Yummy gelato offerings at GI Gelato & Coffee (photo courtesy of dinehere.ca)

All in all, it was an enjoyable morning and we are home now relaxing in the cool of our small launchpad apartment.  I’m sure will be heading out again later today to enjoy some more summer weather, and striving for zer0-waste then too!  We’ve become a lot more conscious with our consumption habits (which is essential for both aspiring minimalists and those striving for less waste) and although we have still managed to accumulate two more bags of plastic for the documentary we are participating in, I have hope that if we stay the course and not buying replacements for the plastic that is leaving our home that we will be in good shape.  Great shape, in fact.

Do you aspire to reduce your consumption footprint and is zero-waste a goal for you or your family?  I love to hear how others are doing in their journey toward zero-waste, so leave me a comment and let me know how you’re doing!

five things I have learned about my plastic consumption

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Our family was asked a few months ago if we would participate in an experiment.  Collect all of our plastic for a year.  A YEAR.  For the purpose of a documentary on plastic consumption, and the detrimental effects it has on our planet, and particularly, our oceans.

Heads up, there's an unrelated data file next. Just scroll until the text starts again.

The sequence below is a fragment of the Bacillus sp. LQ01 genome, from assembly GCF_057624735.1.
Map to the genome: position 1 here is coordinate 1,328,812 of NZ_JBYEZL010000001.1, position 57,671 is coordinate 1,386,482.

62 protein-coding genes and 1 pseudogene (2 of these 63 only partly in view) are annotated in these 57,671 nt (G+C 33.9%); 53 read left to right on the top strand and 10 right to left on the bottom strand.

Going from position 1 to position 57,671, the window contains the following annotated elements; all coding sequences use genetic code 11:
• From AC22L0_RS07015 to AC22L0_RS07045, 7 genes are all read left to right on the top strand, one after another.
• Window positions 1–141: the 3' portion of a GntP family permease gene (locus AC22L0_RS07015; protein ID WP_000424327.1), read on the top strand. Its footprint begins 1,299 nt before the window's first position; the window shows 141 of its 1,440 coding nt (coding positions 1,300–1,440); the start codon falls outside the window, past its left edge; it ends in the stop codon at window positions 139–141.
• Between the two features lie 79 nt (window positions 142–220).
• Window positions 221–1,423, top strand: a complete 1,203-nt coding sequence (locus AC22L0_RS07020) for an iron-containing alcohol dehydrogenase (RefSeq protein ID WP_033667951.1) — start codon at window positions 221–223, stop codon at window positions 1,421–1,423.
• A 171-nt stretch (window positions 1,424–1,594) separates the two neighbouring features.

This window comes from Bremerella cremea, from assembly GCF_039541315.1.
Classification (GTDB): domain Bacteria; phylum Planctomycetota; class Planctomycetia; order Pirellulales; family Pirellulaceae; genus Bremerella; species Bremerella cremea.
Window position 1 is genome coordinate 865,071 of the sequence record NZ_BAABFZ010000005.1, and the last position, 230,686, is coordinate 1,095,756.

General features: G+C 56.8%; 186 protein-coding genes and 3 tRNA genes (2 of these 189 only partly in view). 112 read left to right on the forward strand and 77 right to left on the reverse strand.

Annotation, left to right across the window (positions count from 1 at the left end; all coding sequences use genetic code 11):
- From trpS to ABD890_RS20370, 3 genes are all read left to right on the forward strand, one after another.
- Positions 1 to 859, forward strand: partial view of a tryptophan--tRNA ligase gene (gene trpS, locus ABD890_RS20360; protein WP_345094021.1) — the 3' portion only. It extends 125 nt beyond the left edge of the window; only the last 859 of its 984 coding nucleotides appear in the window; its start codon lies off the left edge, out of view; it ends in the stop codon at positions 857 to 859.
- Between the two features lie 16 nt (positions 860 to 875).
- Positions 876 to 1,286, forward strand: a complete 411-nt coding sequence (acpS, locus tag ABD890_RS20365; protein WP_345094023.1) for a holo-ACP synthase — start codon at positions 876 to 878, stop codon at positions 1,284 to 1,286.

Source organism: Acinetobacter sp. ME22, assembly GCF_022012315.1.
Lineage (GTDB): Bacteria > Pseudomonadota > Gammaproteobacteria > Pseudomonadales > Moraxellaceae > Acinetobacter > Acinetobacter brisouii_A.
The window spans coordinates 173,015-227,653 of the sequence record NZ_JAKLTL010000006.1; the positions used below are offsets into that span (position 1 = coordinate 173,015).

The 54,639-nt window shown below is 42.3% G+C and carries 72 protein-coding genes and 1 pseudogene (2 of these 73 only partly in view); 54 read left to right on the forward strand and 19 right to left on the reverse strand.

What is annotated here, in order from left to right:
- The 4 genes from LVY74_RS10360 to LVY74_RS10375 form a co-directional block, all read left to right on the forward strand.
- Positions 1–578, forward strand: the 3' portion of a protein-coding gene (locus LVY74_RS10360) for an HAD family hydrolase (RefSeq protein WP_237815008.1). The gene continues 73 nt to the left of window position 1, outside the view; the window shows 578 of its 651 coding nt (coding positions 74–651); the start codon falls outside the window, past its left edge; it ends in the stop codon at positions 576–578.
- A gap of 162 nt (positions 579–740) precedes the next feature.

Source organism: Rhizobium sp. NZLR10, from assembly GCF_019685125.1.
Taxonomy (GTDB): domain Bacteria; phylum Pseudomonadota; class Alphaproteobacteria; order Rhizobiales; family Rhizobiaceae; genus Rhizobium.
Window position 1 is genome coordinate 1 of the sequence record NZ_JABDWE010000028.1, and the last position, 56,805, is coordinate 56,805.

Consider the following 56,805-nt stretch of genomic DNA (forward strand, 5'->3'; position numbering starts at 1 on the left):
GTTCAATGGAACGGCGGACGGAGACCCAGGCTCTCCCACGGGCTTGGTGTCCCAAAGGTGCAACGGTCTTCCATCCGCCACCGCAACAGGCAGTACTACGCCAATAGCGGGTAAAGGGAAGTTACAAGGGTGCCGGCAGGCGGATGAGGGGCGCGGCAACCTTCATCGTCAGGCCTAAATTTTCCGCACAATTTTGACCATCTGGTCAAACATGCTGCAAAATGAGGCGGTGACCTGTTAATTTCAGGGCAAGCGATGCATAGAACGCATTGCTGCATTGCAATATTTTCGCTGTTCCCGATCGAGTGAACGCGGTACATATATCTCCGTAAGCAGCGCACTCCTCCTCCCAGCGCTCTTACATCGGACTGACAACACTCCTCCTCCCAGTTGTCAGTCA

Plastic, plastic everywhere

Here’s a few things I’ve learned about plastic packaging in the last few months:

  • If it is designed for convenience, it is wrapped in plastic.  Fast foods, candy, chips, individual serving sized drinks and meals, take away food, it’s all wrapped in plastic.  There’s really no getting away from it, unless of course you bring your own take away containers, cook at home and vow never to drink pop or juice again.
  • If it’s processed food, it’s wrapped in plastic.  And by processed I am referring to anything that is not a fruit or vegetable.  Even things that are minimally processed (like fresh bread) are packaged with some plastic.
  • If it comes from Asia, it is wrapped in plastic.  Sometimes it’s even plastic wrapped in plastic.  To me that’s a bit redundant.
  • If it is marketable to children, it is plastic and, again, it is probably wrapped in plastic too.
  • If it is sold at Costco, it is wrapped in plastic.

If you think you don’t consume much plastic, think again.  If you had told me that our family of four was responsible for producing four large bags of plastic in the past four months, I would have scoffed at you.  How could it be possible?  I thought that because we use our own bags when we shop for food (or anything else) and we buy lots of fresh produce that there was no way we could possibly be producing that much plastic.  We even refuse to use plastic bags in the produce department and bring our own reusable produce bags (which I LOVE).